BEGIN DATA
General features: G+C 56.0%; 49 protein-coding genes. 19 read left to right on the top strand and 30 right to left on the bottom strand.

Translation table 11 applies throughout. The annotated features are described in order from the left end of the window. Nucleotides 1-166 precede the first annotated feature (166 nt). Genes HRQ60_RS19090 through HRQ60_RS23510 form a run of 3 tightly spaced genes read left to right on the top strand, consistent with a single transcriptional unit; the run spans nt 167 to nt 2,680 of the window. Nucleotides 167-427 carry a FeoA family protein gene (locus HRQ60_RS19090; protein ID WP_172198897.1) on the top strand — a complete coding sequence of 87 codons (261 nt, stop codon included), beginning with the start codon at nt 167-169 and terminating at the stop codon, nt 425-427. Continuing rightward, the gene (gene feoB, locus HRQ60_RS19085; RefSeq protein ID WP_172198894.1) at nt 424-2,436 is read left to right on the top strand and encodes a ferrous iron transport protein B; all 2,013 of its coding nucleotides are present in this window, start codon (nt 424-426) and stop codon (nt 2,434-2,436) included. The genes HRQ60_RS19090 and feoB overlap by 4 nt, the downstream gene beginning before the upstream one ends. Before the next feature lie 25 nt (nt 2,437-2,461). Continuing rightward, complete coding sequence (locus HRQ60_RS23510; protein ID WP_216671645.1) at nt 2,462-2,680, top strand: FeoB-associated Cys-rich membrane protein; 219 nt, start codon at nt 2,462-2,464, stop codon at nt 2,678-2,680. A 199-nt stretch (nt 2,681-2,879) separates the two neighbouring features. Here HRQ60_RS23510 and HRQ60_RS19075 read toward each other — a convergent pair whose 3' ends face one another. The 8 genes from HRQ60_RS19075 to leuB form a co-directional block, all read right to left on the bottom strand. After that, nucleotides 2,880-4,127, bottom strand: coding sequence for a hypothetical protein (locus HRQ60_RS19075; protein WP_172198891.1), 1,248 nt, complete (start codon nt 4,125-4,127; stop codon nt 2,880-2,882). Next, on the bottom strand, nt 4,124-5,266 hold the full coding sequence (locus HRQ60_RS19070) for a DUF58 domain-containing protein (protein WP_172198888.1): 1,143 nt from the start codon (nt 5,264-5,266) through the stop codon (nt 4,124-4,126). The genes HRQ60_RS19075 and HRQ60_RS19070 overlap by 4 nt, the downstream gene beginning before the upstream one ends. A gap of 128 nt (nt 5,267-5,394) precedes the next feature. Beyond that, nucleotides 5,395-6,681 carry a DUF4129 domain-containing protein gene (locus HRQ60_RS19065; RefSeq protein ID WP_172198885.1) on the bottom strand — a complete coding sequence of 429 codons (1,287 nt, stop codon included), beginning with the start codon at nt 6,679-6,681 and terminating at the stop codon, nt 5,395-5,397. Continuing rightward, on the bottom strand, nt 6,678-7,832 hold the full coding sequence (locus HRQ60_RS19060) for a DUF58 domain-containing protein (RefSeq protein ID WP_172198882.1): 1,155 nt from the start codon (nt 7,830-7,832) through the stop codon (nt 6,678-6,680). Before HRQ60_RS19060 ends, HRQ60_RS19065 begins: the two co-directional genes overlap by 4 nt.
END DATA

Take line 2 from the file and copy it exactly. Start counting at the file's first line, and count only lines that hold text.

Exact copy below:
Translation table 11 applies throughout. The annotated features are described in order from the left end of the window. Nucleotides 1-166 precede the first annotated feature (166 nt). Genes HRQ60_RS19090 through HRQ60_RS23510 form a run of 3 tightly spaced genes read left to right on the top strand, consistent with a single transcriptional unit; the run spans nt 167 to nt 2,680 of the window. Nucleotides 167-427 carry a FeoA family protein gene (locus HRQ60_RS19090; protein ID WP_172198897.1) on the top strand — a complete coding sequence of 87 codons (261 nt, stop codon included), beginning with the start codon at nt 167-169 and terminating at the stop codon, nt 425-427. Continuing rightward, the gene (gene feoB, locus HRQ60_RS19085; RefSeq protein ID WP_172198894.1) at nt 424-2,436 is read left to right on the top strand and encodes a ferrous iron transport protein B; all 2,013 of its coding nucleotides are present in this window, start codon (nt 424-426) and stop codon (nt 2,434-2,436) included. The genes HRQ60_RS19090 and feoB overlap by 4 nt, the downstream gene beginning before the upstream one ends. Before the next feature lie 25 nt (nt 2,437-2,461). Continuing rightward, complete coding sequence (locus HRQ60_RS23510; protein ID WP_216671645.1) at nt 2,462-2,680, top strand: FeoB-associated Cys-rich membrane protein; 219 nt, start codon at nt 2,462-2,464, stop codon at nt 2,678-2,680. A 199-nt stretch (nt 2,681-2,879) separates the two neighbouring features. Here HRQ60_RS23510 and HRQ60_RS19075 read toward each other — a convergent pair whose 3' ends face one another. The 8 genes from HRQ60_RS19075 to leuB form a co-directional block, all read right to left on the bottom strand. After that, nucleotides 2,880-4,127, bottom strand: coding sequence for a hypothetical protein (locus HRQ60_RS19075; protein WP_172198891.1), 1,248 nt, complete (start codon nt 4,125-4,127; stop codon nt 2,880-2,882). Next, on the bottom strand, nt 4,124-5,266 hold the full coding sequence (locus HRQ60_RS19070) for a DUF58 domain-containing protein (protein WP_172198888.1): 1,143 nt from the start codon (nt 5,264-5,266) through the stop codon (nt 4,124-4,126). The genes HRQ60_RS19075 and HRQ60_RS19070 overlap by 4 nt, the downstream gene beginning before the upstream one ends. A gap of 128 nt (nt 5,267-5,394) precedes the next feature. Beyond that, nucleotides 5,395-6,681 carry a DUF4129 domain-containing protein gene (locus HRQ60_RS19065; RefSeq protein ID WP_172198885.1) on the bottom strand — a complete coding sequence of 429 codons (1,287 nt, stop codon included), beginning with the start codon at nt 6,679-6,681 and terminating at the stop codon, nt 5,395-5,397. Continuing rightward, on the bottom strand, nt 6,678-7,832 hold the full coding sequence (locus HRQ60_RS19060) for a DUF58 domain-containing protein (RefSeq protein ID WP_172198882.1): 1,155 nt from the start codon (nt 7,830-7,832) through the stop codon (nt 6,678-6,680). Before HRQ60_RS19060 ends, HRQ60_RS19065 begins: the two co-directional genes overlap by 4 nt.